The old Water Tower in downtown Chicago looks like a 19th century gothic castle. Walking into Lookingglass Theatre Company’s version of Villette, it felt like a fitting location for a play of that era. Though, to anyone who has read the novel, and knows its parodying of the gothic ghost tale, it seems even more fitting that the building’s crenellations are mere decor, and the inside consists of twisting pipes and rotund tanks; mere function without theme.
The play we witnessed relied on strong personalities more than any gothic mystification and effect. This rendition of Charlotte Bronte’s story moves with the very modern, frank, and fourth-wall-tapping narration of Lucy Snowe (MI KANG), who makes fast friends with the audience, probably not least for her clumsy and candid humility about not speaking proper French, with which, I suspect, most of the audience could find sympathy. For our sake, Lucy magically makes all the would-be French sound like English with a charming swerve of the hand. Like that, we can all feel included. Such acknowledgments of the audience made the characters, especially our narrator, feel like welcoming tour guides or acquaintances at a new school, in this writer’s opinion.
If Lucy shows us the hallways for the first time, Ginevra Fanshawe (MO SHIPLEY) gives us our first taste of teen gossip. She perplexes Lucy with news of her simultaneous seduction of two suitors at once, one of whom, Dr. John (RONALD ROMÁN-MELÉNDEZ), Lucy herself takes a liking to. Ginevra’s fickle concern for relational commitment is troubling but draws many laughs from the audience and this writer not least. She lies on the floor and kicks her feet sporadically, calling herself a mere child and using such as an excuse for deceiving suitors.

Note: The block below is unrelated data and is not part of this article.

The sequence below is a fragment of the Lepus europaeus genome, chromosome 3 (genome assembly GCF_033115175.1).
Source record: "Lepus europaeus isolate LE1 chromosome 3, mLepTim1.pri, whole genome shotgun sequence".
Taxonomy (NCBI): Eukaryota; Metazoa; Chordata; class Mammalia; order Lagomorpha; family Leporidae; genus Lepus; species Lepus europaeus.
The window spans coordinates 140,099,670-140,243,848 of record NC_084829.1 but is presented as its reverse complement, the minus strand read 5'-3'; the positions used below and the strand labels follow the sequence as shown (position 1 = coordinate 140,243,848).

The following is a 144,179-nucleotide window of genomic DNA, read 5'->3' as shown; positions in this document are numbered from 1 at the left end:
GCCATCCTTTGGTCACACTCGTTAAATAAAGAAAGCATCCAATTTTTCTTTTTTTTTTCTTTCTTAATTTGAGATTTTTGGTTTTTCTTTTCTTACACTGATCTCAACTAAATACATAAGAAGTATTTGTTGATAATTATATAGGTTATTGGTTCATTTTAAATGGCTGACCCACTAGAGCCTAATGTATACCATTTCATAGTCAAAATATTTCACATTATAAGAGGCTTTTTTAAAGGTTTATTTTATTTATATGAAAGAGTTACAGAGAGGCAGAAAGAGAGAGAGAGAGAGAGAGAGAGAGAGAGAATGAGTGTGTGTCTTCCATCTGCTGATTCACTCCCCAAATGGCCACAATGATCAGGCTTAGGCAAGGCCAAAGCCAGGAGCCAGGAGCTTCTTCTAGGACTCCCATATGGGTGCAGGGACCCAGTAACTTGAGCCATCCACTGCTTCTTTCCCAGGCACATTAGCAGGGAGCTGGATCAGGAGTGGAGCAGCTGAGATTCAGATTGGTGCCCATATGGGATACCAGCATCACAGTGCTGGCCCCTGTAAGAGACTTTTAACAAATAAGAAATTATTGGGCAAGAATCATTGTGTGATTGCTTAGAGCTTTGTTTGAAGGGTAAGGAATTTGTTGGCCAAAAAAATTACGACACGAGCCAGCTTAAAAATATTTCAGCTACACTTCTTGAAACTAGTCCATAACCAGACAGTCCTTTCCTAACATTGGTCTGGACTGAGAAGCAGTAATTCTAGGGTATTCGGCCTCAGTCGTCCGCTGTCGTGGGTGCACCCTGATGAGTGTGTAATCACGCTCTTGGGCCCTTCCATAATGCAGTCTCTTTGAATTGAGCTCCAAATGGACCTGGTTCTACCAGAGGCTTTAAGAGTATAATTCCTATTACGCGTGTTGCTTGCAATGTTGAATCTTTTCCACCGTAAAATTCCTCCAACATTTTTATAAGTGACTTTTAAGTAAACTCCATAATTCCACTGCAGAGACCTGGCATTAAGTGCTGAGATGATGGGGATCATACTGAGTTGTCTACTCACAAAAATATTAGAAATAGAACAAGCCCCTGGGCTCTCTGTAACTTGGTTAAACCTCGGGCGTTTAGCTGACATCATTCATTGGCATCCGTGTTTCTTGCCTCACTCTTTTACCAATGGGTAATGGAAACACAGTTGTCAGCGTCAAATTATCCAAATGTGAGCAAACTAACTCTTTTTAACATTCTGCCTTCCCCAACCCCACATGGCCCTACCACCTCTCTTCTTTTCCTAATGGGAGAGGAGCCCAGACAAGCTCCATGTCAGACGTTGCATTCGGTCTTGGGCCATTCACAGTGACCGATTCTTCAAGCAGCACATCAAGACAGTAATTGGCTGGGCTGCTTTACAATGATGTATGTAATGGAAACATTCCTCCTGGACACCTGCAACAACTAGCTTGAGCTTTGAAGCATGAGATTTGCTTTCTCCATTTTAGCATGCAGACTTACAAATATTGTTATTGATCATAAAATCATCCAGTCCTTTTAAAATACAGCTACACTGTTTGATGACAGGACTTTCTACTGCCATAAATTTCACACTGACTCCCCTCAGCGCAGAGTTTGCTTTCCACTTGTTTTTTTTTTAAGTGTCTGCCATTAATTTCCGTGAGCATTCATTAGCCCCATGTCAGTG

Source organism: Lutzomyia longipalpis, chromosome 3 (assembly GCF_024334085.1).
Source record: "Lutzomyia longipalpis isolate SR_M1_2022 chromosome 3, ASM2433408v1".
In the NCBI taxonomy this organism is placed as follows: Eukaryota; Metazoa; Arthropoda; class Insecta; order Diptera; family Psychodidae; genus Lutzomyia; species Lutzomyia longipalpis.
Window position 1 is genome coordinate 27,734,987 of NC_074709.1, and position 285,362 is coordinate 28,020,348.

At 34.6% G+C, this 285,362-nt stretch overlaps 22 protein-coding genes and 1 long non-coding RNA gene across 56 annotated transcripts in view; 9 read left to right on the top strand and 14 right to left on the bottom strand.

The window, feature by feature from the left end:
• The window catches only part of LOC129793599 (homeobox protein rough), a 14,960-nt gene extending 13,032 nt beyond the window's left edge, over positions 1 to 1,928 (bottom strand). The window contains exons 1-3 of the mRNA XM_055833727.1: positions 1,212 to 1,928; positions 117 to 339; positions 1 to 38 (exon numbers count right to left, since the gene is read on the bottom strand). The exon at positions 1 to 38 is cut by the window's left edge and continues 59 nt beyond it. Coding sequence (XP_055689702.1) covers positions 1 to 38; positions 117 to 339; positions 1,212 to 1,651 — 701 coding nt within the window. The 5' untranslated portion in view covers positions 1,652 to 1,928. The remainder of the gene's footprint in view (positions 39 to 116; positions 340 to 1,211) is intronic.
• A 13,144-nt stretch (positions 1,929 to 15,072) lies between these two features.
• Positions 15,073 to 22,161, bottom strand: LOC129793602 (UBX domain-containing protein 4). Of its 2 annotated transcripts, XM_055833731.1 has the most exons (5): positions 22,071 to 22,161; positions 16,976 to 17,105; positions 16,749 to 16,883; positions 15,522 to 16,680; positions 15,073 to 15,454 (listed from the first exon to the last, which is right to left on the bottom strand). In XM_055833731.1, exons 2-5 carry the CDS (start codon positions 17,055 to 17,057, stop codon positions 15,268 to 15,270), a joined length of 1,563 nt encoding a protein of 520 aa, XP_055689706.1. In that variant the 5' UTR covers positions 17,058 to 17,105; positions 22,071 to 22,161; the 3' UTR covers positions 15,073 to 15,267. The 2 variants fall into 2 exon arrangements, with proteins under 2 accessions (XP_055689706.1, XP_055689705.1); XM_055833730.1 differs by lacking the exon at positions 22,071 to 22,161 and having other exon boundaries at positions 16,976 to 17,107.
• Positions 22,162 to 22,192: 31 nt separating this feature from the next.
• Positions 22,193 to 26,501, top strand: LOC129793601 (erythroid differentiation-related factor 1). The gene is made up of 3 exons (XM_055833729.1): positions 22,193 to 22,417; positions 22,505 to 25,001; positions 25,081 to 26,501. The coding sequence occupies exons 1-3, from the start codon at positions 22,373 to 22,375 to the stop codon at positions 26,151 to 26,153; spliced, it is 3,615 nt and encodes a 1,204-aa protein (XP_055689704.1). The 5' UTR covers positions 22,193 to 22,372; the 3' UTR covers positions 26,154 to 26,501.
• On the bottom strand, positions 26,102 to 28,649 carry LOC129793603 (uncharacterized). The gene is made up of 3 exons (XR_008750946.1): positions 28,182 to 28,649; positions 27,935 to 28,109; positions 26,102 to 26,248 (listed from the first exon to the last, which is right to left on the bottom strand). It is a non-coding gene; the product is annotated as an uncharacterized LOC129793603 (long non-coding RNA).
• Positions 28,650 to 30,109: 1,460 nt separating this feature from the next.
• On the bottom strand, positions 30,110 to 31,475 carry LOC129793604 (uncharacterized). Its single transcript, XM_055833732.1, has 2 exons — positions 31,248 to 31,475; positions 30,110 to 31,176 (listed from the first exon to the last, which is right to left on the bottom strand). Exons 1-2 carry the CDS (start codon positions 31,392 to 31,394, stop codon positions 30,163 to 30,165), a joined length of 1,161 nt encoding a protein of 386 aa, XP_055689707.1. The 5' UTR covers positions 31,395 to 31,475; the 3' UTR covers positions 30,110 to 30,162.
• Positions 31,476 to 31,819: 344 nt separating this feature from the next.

Lookingglass Theatre Company Makes a Classic Feel Personal
A group of party-goers, whose absence the actors refute by looking through and beyond the audience, gaze at what Lucy Snowe calls the supposed queen of an art gallery, which, as it turns out, is a nude reposed on a couch, bestrewn with perfectly adequate folds of cloth, as Lucy points out. She has such an affluence of flesh and is sure for that reason to be of good society as even Dr. John can see, although at this point he much prefers his peevish Ginevra to the astonishment of Lucy and the audience.
Suggestions of uncouth art are not the only rupture of old-school French restraint and decor that occur throughout the play. Another, as readers of the novel will remember, is the rather gothic intrusion of a nun, who passes swiftly as a shadow with a haunting face of black nothingness, putting Lucy in terror and bringing the first act to an apt end. The continual comic thrust of the play hardly keeps this terror enshadowed. When the nun unmasks as Ginevra, we can’t help but smile at this surprising and gentle touch of resolution.
The bareness of the set, the beautiful studding of soft candles which hang in glass bottles from strings as stand-ins for the stars, and the wooden bookshelf, furniture, and Victorian garbs are all light touches to the ornament that is the performance itself. To this writer, adding much more in the way of set and effects would hardly immerse us more than the characters already do.
VILLETTE is a classic drama that creates an intricate social world with strong performances. Anyone who likes comical romances and a dose of gothic mystery should enjoy this play.
DEBO BALOGUN Paul Emanuel
MI KANG Lucy Snowe
HELEN JOO LEE Madame Beck
RONALD ROMÁN-MELÉNDEZ John Graham Bretton
RENÉE LOCKETT Mrs. Bretton
MO SHIPLEY Ginevra Fanshawe
SARA GMITTER Playwright
TRACY WALSH Director
YU SHIBAGAKI Scenic Design
JOHN CULBERT Lighting Design
AMANDA A HERRMANN Props Design
DEON CUSTARD Sound Design
MARA BLUMENFELD Costume Design
February 8 – April 23, 2023
Thursdays 2PM & 7PM
Saturdays 2PM & 7PM
Water Tower Water Works building
821 N Michigan Ave
Chicago, IL 60611.
About the Author: Anthony Neri
An avid philosophizer and Dostoevsky fanboy, Anthony spends his time ruminating on very deep moral questions. Is he a genuine old soul or does he feign as much for the mystique?--perhaps a bit of both. When he isn't tormenting himself existentially, he reads fiction and translates ancient Greek and Latin texts, all the while developing his own literary flourishes with the hope of producing his very own dazzling prose. Cliche? Maybe. But he figures everyone starts out as a cliche.